With proof that their currency has a FMV less than on par, this is proof positive then of failure to honour their part of the original contract. It’s not rocket science – it just requires proof that the currency has a FMV less than that declared and initially agreed to and the currency issuer has serious questions to answer. You have three examples of this above, let alone a plethora of members and ex-members all surely prepared to give anecdotal evidence of inflation.
Logic and fairness though is not always enough in court . . . the legal concept that addresses this when it comes to defending any claim from a currency issuer is called “The Doctrine of Penalties”. Essentially, in the English based legal systems – UK, CA, AU, NZ etc, any contract that attempts to enforce a penalty is rendered invalid, for the issuing of penalties is reserved for the courts.
If a currency issuer claims that you owe them say, $X,XXX.XX as per a contract but the actual FMV is only $X.XX then the difference can arguably be viewed as a penalty, thus is legally unenforceable.
There are other issues that dodgy operators can be taken to court for – deception is the biggest – when principals like BBX’s Touma Girls or the Smiles in Suits at BPS Technology know full well that the currency is devalued, especially if they were the thieves themselves, this is actionable and usable.
When trade coordinators confess to buying trade dollars at 10c in the dollar, and they cherry-pick the best physical items for their own cash-conversion; or when they perpetuate the lifecycle of a dying exchange at their member’s expense, it can be a huge can of worms – no a hornet’s nest – of opportunity.
Fighting in Court
Most people will do anything to avoid lawyers and legal bunfights. They may be seen by many as wise or prudent, but this plays into the hands of those who bully others using the legal systems.
I love a good fight, yes, really I do! I will work as hard as I can to speak reason and to do things the smart way but when crims, crooks & crazies want it, I’ll be there in court scrapping as hard as I can to bring common sense, justice and reason through the court systems.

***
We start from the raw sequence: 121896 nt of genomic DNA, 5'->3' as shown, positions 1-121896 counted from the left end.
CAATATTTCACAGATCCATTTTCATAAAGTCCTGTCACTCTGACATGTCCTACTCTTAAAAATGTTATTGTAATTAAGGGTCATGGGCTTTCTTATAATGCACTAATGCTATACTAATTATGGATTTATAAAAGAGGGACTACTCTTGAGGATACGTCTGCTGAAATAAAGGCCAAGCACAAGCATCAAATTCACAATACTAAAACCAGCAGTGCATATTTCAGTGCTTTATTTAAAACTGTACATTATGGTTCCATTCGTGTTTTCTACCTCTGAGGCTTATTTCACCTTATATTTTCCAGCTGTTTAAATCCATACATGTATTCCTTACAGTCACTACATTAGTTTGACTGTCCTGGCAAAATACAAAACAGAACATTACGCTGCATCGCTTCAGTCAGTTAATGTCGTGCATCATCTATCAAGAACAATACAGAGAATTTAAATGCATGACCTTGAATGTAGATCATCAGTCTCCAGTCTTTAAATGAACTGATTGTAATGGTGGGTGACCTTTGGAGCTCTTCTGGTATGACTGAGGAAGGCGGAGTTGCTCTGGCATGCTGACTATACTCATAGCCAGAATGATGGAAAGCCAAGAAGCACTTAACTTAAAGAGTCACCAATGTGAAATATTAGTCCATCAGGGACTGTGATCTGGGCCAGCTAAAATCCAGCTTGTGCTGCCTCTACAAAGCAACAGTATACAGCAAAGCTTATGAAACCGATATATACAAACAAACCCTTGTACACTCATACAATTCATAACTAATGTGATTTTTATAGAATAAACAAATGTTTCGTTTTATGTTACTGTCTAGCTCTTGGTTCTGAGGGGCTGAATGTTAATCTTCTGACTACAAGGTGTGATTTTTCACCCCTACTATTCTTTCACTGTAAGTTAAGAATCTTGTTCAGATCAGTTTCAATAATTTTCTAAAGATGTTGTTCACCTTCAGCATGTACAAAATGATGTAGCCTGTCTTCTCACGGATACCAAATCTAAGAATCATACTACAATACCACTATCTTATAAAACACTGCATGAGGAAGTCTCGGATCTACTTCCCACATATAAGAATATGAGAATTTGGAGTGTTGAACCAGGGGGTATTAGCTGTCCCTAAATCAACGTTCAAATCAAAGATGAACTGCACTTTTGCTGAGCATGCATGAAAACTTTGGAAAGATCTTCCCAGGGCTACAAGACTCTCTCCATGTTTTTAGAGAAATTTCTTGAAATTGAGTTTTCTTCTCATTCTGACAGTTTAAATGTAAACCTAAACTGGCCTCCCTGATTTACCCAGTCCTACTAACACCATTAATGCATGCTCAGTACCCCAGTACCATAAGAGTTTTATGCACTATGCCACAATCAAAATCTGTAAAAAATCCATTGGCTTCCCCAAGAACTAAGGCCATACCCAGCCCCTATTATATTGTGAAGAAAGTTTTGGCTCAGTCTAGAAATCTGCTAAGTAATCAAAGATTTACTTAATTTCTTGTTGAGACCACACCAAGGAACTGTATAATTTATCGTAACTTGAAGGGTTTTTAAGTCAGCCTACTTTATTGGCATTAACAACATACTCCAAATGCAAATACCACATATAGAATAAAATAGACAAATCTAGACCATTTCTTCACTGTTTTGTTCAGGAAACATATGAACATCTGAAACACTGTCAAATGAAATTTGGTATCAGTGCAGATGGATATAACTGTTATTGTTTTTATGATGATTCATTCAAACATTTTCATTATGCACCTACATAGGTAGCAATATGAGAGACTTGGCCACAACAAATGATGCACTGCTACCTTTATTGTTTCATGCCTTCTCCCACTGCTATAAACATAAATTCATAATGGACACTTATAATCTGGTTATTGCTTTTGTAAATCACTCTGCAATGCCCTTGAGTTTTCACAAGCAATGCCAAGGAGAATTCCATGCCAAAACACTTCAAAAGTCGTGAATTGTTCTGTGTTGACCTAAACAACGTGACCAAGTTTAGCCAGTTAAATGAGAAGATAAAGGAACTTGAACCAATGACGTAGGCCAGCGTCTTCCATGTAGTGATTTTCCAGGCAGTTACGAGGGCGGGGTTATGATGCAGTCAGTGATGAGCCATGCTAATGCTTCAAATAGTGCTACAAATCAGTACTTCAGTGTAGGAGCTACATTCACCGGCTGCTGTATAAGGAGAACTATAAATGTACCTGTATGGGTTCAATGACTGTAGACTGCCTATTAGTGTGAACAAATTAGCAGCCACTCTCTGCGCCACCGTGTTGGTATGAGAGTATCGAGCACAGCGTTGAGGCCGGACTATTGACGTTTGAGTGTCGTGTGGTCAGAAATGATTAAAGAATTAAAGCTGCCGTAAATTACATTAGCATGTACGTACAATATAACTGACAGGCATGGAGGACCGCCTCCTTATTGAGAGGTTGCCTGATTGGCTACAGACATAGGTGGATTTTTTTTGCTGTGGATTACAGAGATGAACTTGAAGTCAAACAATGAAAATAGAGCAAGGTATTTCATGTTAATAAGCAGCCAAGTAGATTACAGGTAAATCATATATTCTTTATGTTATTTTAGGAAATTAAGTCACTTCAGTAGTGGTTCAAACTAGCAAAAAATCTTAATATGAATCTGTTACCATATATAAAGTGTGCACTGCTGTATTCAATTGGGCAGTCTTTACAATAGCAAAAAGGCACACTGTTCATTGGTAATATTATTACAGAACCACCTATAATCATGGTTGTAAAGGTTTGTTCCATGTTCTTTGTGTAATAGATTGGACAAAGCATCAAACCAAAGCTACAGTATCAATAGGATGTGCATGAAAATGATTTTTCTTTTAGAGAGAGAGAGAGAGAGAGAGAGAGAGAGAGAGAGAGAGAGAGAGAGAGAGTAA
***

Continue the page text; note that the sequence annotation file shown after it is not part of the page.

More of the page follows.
Remember that bullies use the legal system to their advantage, and especially if they have their own legal teams or (as in may barter situations) they don’t have to pay cash for their legal services.
I was only 16 years old when I took a 70+ year old dentist to court after two out of three fillings fell out within the next week. “Mr Smith, you have the evidence!” the judge said and the old man had to pay me back.
Yes, admittedly it is a rare and happy day when the law and justice coincide but it is possible.
I have met Bartercard in court more than once. I have yet to lose. In the High Court of Auckland I defended a claim from these crooks that I was breaching their rules by trading outside of their system. In a scheduled three day case, the judge ‘got it’ inside two hours and told them in no uncertain terms that they didn’t have a case. Good job!
I’ll never forget the advice my lawyer gave me at the time . . . “Dennis, he said, you don’t need a lawyer. Go and do it yourself. Tell the court the facts; give them all your evidence and they’ll get it sooner or later!”
I stood there in court with my knees knocking and stumbled my way through the first hour trying to ask questions the proper way until the judge got sick of interruptions from the other lawyer saying, “Objection, your Honour! That’s not a question!” before he himself started asking the Bartercard Manager at the time how things really worked in their shonky operation.
Oh it was a sweet day when that lawyer got his butt kicked out of court and Bartercard had little choice but to settle.
I hope that this post has given you good reason to have hope, especially if you are facing injustice at the hands of say, a barter company that is out to squeeze you over the value of their devalued currency. Thank you for swinging by today.